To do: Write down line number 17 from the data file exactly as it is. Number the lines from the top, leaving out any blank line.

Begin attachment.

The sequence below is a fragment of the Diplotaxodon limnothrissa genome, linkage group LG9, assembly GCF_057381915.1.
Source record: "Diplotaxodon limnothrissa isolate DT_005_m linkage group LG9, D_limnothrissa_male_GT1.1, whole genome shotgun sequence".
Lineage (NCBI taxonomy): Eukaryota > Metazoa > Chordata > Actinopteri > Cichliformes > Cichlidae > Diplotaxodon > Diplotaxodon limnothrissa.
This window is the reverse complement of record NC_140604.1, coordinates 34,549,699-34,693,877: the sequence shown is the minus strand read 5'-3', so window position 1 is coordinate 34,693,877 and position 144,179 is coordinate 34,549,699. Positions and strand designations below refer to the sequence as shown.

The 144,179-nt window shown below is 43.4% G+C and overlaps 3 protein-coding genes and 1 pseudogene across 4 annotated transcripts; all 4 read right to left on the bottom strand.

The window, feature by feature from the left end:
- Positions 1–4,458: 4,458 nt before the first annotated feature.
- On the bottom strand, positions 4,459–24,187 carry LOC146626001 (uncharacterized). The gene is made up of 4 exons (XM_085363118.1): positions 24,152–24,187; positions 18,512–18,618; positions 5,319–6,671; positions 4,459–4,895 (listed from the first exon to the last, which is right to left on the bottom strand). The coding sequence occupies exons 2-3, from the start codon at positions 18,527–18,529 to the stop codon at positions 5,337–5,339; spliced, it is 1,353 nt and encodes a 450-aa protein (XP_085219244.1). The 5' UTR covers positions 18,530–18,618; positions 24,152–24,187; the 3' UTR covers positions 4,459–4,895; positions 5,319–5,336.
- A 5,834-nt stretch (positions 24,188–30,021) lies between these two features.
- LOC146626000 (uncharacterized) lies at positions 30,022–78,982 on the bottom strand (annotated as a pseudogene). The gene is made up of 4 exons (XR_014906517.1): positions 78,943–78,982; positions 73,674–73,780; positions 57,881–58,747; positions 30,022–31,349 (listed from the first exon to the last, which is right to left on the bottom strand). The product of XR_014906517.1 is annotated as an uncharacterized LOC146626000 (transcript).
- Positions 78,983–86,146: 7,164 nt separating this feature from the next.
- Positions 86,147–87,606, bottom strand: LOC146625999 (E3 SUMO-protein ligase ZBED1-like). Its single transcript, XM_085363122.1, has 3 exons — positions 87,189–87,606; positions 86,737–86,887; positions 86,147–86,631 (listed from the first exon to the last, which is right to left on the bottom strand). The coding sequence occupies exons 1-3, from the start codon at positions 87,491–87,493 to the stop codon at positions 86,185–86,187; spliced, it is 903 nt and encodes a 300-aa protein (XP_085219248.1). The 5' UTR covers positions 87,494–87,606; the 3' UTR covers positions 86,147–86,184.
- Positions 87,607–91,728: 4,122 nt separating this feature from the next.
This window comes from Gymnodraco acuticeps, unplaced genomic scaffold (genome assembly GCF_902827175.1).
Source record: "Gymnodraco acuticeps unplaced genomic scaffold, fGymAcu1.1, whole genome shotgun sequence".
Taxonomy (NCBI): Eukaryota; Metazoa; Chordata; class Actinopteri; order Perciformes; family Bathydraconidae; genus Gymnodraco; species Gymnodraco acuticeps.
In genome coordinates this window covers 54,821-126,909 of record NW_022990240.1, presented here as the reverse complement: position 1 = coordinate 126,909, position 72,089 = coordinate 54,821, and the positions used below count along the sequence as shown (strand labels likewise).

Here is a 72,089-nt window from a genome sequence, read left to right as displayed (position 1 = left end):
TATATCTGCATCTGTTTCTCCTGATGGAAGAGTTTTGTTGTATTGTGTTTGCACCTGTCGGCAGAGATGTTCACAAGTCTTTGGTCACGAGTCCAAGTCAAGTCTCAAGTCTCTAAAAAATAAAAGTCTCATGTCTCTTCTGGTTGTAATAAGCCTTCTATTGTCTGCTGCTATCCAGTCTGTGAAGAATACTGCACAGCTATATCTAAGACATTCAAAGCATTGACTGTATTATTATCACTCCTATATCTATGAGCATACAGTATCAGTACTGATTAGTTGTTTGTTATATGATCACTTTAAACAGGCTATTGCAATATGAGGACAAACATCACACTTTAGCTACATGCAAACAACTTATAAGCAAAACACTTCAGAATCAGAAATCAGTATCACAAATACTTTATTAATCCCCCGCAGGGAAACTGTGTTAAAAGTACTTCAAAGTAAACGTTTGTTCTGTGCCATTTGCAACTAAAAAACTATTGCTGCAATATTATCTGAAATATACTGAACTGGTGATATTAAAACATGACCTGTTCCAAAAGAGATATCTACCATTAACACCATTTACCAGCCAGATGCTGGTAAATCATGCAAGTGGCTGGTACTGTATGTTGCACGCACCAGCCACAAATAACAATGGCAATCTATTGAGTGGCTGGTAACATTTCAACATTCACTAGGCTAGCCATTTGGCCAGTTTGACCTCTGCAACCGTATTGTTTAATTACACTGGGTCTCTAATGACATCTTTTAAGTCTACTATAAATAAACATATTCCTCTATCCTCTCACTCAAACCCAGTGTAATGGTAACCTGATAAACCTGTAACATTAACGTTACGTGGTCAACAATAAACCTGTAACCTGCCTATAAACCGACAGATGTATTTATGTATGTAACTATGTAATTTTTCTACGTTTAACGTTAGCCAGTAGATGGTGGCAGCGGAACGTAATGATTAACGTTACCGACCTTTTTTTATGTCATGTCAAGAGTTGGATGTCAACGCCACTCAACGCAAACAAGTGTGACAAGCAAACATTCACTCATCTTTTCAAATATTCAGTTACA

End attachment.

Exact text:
In genome coordinates this window covers 54,821-126,909 of record NW_022990240.1, presented here as the reverse complement: position 1 = coordinate 126,909, position 72,089 = coordinate 54,821, and the positions used below count along the sequence as shown (strand labels likewise).